COLUMBIA — Like many students, Ankur Singh has reservations about standardized testing. Those concerns inspired him to take a semester off from his freshman year at MU to travel the country and film a documentary about the subject.
Singh, who planned to study journalism, said he finds straight memorization to be pointless, crushing of his creativity, and too focused on testing rather than true learning in school. Singh attended Normal Community High School in Normal, Ill.
Singh decided to take matters into his own hands. He dove into the issue, traveling around the country to film a documentary about the current education system.
Singh's documentary, "Listen," premiered Monday night in MU's Arts and Sciences Building.
After collecting donations for his travel expenses through a Kickstarter campaign, Singh dropped out of school for a semester to spend the spring traveling to Colorado, Texas, Minnesota, Chicago, Cincinnati, Florida, Philadelphia, Washington D.C. and New York.
Singh trekked between public, alternative and home-schools and talked with a variety of people ranging from high-school dropouts to graduate students. All of them shared the same mindset: Standardized testing creates a flawed education system.
"I started the documentary mostly because of my frustrations with school in high school and college and with the way the education is structured," Singh said. "Another big part of it was in the news, they don't really show the student perspective of education. I thought that was absurd; school is supposed to be for us but we don't have a say in what we want."
The film focuses on the effects of standardized testing and the generation created by the No Child Left Behind Act. Singh found students, teachers and parents who felt schools put too much focus on testing rather than genuine learning.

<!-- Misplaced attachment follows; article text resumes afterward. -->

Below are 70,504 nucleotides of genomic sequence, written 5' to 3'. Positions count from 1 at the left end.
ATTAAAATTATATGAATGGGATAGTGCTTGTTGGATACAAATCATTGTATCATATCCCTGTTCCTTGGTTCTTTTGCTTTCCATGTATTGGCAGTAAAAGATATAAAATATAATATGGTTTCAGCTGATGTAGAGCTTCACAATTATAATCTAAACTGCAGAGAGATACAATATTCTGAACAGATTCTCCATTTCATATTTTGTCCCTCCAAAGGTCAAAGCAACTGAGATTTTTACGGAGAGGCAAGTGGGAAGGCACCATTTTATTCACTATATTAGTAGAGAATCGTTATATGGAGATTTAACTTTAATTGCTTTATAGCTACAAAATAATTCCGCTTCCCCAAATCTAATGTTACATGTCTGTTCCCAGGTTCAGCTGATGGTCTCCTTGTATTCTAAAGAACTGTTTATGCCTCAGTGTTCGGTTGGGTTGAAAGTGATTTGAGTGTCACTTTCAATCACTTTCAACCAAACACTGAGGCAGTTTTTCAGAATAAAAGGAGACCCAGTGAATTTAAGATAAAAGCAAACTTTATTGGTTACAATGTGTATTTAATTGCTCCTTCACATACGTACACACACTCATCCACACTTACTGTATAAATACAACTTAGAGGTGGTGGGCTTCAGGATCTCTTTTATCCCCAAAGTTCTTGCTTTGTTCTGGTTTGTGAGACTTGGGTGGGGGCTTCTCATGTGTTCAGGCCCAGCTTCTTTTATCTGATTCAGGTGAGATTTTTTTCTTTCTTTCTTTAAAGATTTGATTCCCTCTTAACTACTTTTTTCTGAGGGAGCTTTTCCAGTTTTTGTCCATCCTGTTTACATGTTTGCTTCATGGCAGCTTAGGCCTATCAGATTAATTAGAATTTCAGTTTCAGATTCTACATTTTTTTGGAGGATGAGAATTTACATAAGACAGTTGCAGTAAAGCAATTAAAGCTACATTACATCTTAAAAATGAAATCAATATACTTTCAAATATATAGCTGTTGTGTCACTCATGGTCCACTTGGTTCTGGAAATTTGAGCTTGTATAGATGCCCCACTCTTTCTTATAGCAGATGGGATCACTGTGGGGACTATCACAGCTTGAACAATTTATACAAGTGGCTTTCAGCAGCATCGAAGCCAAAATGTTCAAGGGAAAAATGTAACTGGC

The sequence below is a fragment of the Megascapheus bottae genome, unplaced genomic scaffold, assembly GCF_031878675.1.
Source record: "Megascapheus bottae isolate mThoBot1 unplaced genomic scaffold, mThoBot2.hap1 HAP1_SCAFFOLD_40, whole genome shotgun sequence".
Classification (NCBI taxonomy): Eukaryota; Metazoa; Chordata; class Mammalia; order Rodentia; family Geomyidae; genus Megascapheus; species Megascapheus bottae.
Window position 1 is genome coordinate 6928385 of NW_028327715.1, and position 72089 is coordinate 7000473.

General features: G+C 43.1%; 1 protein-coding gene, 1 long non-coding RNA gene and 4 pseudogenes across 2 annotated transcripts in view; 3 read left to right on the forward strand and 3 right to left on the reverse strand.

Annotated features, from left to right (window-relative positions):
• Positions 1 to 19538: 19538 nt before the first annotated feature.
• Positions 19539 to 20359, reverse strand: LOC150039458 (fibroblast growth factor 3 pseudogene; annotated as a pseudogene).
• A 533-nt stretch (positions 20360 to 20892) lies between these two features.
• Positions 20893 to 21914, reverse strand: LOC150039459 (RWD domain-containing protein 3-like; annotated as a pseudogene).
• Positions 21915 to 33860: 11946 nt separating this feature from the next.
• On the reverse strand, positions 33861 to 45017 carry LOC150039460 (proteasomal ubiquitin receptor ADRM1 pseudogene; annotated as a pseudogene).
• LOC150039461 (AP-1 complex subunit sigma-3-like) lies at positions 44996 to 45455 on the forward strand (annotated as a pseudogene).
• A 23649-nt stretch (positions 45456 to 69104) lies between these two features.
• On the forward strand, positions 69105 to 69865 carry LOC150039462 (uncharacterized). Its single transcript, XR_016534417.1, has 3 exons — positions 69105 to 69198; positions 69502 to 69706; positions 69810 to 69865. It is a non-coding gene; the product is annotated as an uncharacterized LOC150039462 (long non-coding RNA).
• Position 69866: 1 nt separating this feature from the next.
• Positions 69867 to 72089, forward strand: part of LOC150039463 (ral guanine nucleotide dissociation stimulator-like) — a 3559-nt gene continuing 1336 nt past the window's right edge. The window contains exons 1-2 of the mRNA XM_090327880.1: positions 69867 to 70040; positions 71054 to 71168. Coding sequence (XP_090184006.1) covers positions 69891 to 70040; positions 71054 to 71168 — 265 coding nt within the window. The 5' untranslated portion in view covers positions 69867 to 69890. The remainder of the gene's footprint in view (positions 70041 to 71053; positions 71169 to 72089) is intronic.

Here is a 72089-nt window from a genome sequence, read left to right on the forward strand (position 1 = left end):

"When we are able to learn about what we want, we become more interested in the work and learn a lot more," Singh said. "We become more productive when we aren't stifled about what we are forced to learn."
"Listen" focuses on the negative repercussions of standardized testing. Examples in the film include anxiety in children, budget cuts in areas such as school safety, and a curriculum devoted to memorization instead of creativity.
"If you do poorly on a test, your school might close and your teachers' pay and scholarships are based on that one test, so it's not about the learning," Singh said.
Colleen Cutts, a junior at Hickman High School, was at the screening and said she found the film to be enjoyable and easy to relate to.
"I was excited because standardized testing has always psyched me out," Cutts said. "I know a lot of other students who are high achieving but are not motivated to go to school because it's too stressful."
Singh's goal for the film is to get the voices of students heard and for adults to stop and listen, as the film title indicates.
"I hope it inspires other students to get their voices out there, and hopefully when adults see it they will try to include students more in their decisions," Singh said.
Singh said after making the documentary he would like to pursue a career in teaching.
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